What do new cord-cutting technologies mean for copyright law?
In the newest iteration of DVR technology, Aereo—a newly launched tech company in New York City—has come under fire for selling a service that allows subscribers to watch television programs over the Internet. Aereo’s unique business model consists of leasing antennae to subscribers who can then retransmit television broadcasts (hours or even just seconds after their original air-time) to their internet-enabled devices, whether a laptop, tablet, or smartphone. As of 2012 the service offered the retransmission of programming from twenty-eight channels, including all major broadcast channels.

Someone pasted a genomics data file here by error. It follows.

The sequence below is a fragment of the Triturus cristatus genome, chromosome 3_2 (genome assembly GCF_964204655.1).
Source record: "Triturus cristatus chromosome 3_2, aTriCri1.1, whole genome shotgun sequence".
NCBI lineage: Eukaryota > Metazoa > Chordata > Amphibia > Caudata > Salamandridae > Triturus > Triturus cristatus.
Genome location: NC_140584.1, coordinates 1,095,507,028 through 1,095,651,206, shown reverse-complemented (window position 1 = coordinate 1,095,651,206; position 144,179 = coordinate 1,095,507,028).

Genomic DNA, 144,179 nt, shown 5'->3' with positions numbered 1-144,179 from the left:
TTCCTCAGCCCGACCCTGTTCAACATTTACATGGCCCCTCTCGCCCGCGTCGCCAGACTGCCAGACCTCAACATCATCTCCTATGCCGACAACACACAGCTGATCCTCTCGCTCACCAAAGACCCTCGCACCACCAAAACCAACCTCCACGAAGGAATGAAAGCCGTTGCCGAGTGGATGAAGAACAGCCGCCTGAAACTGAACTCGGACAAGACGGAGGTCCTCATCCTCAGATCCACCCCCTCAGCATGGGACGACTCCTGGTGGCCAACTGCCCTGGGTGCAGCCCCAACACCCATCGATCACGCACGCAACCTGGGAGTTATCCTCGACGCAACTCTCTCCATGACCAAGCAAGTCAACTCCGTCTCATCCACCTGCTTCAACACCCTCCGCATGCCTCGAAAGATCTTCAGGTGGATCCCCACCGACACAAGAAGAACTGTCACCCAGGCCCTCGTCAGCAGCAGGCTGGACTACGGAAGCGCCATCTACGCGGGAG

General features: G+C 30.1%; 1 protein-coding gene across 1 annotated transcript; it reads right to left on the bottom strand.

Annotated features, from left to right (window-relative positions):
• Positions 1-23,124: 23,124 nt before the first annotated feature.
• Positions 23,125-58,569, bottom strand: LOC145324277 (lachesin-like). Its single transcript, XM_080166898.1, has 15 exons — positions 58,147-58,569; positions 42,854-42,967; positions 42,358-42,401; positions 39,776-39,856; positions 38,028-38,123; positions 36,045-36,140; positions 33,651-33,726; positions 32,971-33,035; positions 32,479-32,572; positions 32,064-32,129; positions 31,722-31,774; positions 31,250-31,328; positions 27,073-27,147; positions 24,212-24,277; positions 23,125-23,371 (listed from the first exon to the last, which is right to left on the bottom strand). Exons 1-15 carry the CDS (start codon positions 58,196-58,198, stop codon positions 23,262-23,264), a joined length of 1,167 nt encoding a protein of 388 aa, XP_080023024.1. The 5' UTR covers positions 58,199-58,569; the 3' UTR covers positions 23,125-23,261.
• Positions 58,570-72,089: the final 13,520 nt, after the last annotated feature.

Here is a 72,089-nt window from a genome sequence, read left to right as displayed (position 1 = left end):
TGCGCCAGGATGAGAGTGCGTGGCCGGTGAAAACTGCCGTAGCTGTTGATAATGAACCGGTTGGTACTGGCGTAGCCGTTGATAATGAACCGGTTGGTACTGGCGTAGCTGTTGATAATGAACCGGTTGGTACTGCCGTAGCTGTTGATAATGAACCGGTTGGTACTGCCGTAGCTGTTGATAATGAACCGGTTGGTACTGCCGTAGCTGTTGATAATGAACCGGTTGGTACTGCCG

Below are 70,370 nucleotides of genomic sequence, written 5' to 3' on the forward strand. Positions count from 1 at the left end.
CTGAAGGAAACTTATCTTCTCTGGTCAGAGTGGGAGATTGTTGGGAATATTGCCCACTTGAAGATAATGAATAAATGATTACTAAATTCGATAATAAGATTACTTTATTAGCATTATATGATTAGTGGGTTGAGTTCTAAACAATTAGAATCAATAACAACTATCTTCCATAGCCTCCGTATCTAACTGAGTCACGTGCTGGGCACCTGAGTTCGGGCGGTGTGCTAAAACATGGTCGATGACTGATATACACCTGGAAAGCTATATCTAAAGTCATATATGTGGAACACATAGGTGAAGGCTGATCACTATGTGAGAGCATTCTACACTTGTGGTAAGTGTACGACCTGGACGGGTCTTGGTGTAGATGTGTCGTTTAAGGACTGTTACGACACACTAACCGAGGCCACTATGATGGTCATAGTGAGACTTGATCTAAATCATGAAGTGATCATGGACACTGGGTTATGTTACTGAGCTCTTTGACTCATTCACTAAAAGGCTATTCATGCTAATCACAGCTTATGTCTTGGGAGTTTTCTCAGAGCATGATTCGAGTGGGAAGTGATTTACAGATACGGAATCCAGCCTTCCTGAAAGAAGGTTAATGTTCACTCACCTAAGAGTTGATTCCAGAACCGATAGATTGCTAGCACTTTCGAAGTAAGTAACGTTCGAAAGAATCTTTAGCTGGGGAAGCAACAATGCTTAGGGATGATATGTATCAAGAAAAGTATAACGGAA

Alarmed by this latest innovation in the cord-cutting online TV trend, a slew of broadcasters, including such heavy-hitters as CBS, NBC, ABC, and Fox, sued the nascent company for copyright infringement. They construe Aereo’s business model as analogous to that of a cable company—as a redistribution channel for media to the public—the only problem is, unlike the cable company, Aereo does not pay a license to television producers or broadcasters to retransmit that media, and in their view, is in violation of their copyright claims. Aereo, however, argues that its service is more akin to existing DVR, VCR, and DVD technologies—other equipment-based technologies whose “record” and “play” functions, under the current law, do not constitute copyright infringement.